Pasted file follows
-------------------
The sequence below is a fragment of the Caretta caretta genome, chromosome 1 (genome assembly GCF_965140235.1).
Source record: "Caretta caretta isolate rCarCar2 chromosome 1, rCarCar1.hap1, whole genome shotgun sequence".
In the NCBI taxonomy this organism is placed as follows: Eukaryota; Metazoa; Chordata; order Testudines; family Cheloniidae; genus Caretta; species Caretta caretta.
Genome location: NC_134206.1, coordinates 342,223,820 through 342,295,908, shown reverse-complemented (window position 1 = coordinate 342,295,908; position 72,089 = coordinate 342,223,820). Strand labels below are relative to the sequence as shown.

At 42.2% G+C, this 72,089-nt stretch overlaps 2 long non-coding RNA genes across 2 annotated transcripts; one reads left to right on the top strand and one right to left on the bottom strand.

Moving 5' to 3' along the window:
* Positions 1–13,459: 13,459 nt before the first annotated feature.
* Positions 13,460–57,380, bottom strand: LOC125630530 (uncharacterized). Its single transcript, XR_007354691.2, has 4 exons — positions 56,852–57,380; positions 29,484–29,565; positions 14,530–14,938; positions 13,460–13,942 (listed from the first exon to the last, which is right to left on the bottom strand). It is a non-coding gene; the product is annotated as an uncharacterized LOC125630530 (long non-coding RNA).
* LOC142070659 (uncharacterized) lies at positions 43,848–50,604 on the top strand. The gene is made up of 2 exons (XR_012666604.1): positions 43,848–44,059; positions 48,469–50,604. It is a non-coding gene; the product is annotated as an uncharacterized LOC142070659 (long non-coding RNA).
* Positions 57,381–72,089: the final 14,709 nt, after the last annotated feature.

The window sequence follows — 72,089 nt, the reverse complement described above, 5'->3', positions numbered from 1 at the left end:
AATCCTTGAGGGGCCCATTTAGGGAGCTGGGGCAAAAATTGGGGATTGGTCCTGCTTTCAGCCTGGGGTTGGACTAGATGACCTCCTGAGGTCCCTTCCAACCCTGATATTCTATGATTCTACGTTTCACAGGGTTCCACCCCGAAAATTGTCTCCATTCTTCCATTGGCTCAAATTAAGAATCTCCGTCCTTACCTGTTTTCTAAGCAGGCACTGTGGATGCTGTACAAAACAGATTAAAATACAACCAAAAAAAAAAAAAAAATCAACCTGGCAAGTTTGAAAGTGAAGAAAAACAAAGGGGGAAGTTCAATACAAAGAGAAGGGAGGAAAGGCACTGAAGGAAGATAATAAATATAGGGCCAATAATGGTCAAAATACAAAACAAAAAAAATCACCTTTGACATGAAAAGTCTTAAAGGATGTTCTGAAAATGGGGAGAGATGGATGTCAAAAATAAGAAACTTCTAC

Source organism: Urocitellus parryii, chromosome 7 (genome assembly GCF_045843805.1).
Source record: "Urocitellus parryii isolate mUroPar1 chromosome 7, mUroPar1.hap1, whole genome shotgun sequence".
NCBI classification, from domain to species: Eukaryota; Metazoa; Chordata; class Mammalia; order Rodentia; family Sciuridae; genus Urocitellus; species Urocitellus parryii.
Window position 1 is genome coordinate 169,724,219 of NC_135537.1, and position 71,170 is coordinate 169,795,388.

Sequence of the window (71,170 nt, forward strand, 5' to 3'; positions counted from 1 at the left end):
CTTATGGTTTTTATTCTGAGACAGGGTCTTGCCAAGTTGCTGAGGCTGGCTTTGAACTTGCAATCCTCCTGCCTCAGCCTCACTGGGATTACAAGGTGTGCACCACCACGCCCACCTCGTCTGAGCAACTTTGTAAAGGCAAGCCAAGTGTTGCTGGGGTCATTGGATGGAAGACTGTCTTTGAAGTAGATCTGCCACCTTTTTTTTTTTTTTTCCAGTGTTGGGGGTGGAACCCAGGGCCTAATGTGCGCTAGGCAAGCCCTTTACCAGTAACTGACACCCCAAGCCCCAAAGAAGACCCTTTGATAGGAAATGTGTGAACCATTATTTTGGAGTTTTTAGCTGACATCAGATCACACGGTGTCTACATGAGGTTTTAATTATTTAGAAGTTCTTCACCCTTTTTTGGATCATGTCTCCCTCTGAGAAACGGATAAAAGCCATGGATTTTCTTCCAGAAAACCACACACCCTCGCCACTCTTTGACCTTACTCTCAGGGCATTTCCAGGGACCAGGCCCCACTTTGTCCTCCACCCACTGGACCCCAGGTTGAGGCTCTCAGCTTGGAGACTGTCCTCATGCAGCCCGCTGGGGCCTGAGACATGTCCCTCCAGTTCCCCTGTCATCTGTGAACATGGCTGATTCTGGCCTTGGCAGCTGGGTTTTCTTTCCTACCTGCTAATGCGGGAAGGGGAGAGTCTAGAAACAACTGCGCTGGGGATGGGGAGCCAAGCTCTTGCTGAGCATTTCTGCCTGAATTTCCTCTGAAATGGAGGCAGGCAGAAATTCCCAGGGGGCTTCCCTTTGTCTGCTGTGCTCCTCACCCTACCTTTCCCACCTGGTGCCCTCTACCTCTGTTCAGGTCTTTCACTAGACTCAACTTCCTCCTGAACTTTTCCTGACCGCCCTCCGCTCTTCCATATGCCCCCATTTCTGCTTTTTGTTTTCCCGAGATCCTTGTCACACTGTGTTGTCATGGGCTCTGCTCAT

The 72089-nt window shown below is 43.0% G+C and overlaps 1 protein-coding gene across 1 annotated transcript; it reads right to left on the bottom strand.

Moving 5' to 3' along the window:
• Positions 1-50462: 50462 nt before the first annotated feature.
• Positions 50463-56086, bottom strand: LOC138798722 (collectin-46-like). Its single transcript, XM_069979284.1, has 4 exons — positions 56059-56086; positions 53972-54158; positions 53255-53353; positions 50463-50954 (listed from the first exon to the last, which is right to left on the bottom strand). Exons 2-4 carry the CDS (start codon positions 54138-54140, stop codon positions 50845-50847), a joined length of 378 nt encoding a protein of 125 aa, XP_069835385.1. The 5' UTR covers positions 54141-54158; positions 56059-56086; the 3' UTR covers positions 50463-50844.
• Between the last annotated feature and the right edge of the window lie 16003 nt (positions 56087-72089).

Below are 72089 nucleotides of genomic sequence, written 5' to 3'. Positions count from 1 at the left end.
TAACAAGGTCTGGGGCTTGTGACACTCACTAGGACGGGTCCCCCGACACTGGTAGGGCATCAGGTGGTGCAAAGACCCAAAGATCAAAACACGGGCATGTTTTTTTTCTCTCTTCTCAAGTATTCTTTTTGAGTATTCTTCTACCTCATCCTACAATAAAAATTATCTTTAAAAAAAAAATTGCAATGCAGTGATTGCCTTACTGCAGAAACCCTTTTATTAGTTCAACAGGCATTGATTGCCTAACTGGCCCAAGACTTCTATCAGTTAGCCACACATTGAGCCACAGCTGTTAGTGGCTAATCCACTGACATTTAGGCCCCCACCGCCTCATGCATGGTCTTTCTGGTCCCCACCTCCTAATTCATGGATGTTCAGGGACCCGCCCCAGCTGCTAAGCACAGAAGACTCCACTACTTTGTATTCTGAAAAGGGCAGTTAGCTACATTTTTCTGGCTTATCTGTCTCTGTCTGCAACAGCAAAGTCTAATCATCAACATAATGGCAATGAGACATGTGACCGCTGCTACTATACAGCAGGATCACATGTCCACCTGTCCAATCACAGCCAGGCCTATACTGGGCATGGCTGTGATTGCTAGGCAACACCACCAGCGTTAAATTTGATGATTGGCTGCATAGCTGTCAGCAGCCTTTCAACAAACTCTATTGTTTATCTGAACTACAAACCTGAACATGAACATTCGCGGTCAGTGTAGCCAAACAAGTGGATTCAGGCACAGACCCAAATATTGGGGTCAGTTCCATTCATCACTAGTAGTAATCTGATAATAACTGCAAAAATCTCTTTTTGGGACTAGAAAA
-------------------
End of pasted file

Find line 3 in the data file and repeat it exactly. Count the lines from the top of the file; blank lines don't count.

In the NCBI taxonomy this organism is placed as follows: Eukaryota; Metazoa; Chordata; order Testudines; family Cheloniidae; genus Caretta; species Caretta caretta.